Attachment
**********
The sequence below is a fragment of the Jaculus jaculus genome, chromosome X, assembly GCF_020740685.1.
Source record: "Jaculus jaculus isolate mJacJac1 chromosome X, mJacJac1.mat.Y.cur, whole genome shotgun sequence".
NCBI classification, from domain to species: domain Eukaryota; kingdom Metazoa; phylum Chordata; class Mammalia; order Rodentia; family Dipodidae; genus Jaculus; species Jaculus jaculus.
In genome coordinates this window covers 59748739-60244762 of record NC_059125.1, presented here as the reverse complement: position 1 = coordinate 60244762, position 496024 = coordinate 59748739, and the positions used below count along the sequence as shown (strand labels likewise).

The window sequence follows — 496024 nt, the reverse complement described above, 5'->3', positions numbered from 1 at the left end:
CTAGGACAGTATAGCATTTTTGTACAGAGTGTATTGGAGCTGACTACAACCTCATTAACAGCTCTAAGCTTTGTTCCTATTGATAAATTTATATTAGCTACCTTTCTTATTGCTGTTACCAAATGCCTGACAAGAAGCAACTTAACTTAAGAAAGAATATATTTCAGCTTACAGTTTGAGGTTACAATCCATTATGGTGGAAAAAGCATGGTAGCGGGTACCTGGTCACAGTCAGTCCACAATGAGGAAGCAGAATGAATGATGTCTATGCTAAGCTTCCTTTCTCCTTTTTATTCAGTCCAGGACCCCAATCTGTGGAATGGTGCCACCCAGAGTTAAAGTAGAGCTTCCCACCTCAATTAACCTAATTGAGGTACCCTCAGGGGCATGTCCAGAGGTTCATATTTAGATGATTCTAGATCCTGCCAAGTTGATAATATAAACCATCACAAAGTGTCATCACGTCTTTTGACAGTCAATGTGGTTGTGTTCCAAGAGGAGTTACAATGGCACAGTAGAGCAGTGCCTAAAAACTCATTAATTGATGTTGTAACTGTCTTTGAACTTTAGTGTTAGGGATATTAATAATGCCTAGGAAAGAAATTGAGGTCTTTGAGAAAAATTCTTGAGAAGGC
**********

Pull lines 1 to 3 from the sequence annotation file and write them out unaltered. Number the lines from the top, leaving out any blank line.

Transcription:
The sequence below is a fragment of the Jaculus jaculus genome, chromosome X, assembly GCF_020740685.1.
Source record: "Jaculus jaculus isolate mJacJac1 chromosome X, mJacJac1.mat.Y.cur, whole genome shotgun sequence".
NCBI classification, from domain to species: domain Eukaryota; kingdom Metazoa; phylum Chordata; class Mammalia; order Rodentia; family Dipodidae; genus Jaculus; species Jaculus jaculus.